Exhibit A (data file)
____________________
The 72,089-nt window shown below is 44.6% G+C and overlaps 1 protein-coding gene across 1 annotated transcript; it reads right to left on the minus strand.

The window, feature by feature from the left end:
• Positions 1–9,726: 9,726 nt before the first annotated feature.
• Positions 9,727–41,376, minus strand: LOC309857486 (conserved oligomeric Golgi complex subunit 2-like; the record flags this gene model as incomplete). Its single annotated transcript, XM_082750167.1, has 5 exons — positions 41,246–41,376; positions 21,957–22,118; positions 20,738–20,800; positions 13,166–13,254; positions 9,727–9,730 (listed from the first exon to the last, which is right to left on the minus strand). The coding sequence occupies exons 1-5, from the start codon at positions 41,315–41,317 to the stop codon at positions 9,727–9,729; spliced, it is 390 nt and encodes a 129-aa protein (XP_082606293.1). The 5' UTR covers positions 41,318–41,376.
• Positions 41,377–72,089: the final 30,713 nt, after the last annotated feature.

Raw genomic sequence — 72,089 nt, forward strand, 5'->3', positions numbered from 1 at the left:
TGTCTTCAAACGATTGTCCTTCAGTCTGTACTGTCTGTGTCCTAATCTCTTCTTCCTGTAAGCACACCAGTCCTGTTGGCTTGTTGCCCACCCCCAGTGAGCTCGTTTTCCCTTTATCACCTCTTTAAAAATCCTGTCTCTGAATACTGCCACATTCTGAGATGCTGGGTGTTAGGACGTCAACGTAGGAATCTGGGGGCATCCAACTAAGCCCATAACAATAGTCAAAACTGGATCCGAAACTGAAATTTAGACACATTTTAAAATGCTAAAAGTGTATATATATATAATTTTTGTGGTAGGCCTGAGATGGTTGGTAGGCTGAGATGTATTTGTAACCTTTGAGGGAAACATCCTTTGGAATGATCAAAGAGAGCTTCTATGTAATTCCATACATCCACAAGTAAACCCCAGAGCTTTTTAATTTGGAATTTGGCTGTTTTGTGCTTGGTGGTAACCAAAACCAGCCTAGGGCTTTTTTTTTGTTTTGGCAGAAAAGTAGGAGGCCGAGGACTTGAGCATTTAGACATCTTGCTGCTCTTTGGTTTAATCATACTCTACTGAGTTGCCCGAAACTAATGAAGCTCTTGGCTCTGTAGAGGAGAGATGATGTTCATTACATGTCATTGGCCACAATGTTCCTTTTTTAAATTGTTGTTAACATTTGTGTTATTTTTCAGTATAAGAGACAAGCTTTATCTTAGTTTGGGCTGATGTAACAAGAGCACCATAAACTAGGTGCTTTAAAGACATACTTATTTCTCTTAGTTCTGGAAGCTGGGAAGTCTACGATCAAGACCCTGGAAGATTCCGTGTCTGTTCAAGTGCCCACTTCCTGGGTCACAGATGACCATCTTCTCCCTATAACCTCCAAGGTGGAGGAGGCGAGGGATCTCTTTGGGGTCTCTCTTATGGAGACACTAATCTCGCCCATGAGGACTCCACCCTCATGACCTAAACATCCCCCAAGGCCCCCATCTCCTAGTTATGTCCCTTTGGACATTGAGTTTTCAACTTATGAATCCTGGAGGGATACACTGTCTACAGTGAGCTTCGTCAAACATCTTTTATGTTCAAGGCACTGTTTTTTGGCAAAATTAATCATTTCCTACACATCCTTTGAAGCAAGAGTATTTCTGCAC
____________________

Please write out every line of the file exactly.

The 72,089-nt window shown below is 44.6% G+C and overlaps 1 protein-coding gene across 1 annotated transcript; it reads right to left on the minus strand.

The window, feature by feature from the left end:
• Positions 1–9,726: 9,726 nt before the first annotated feature.
• Positions 9,727–41,376, minus strand: LOC309857486 (conserved oligomeric Golgi complex subunit 2-like; the record flags this gene model as incomplete). Its single annotated transcript, XM_082750167.1, has 5 exons — positions 41,246–41,376; positions 21,957–22,118; positions 20,738–20,800; positions 13,166–13,254; positions 9,727–9,730 (listed from the first exon to the last, which is right to left on the minus strand). The coding sequence occupies exons 1-5, from the start codon at positions 41,315–41,317 to the stop codon at positions 9,727–9,729; spliced, it is 390 nt and encodes a 129-aa protein (XP_082606293.1). The 5' UTR covers positions 41,318–41,376.
• Positions 41,377–72,089: the final 30,713 nt, after the last annotated feature.

Raw genomic sequence — 72,089 nt, forward strand, 5'->3', positions numbered from 1 at the left:
TGTCTTCAAACGATTGTCCTTCAGTCTGTACTGTCTGTGTCCTAATCTCTTCTTCCTGTAAGCACACCAGTCCTGTTGGCTTGTTGCCCACCCCCAGTGAGCTCGTTTTCCCTTTATCACCTCTTTAAAAATCCTGTCTCTGAATACTGCCACATTCTGAGATGCTGGGTGTTAGGACGTCAACGTAGGAATCTGGGGGCATCCAACTAAGCCCATAACAATAGTCAAAACTGGATCCGAAACTGAAATTTAGACACATTTTAAAATGCTAAAAGTGTATATATATATAATTTTTGTGGTAGGCCTGAGATGGTTGGTAGGCTGAGATGTATTTGTAACCTTTGAGGGAAACATCCTTTGGAATGATCAAAGAGAGCTTCTATGTAATTCCATACATCCACAAGTAAACCCCAGAGCTTTTTAATTTGGAATTTGGCTGTTTTGTGCTTGGTGGTAACCAAAACCAGCCTAGGGCTTTTTTTTTGTTTTGGCAGAAAAGTAGGAGGCCGAGGACTTGAGCATTTAGACATCTTGCTGCTCTTTGGTTTAATCATACTCTACTGAGTTGCCCGAAACTAATGAAGCTCTTGGCTCTGTAGAGGAGAGATGATGTTCATTACATGTCATTGGCCACAATGTTCCTTTTTTAAATTGTTGTTAACATTTGTGTTATTTTTCAGTATAAGAGACAAGCTTTATCTTAGTTTGGGCTGATGTAACAAGAGCACCATAAACTAGGTGCTTTAAAGACATACTTATTTCTCTTAGTTCTGGAAGCTGGGAAGTCTACGATCAAGACCCTGGAAGATTCCGTGTCTGTTCAAGTGCCCACTTCCTGGGTCACAGATGACCATCTTCTCCCTATAACCTCCAAGGTGGAGGAGGCGAGGGATCTCTTTGGGGTCTCTCTTATGGAGACACTAATCTCGCCCATGAGGACTCCACCCTCATGACCTAAACATCCCCCAAGGCCCCCATCTCCTAGTTATGTCCCTTTGGACATTGAGTTTTCAACTTATGAATCCTGGAGGGATACACTGTCTACAGTGAGCTTCGTCAAACATCTTTTATGTTCAAGGCACTGTTTTTTGGCAAAATTAATCATTTCCTACACATCCTTTGAAGCAAGAGTATTTCTGCAC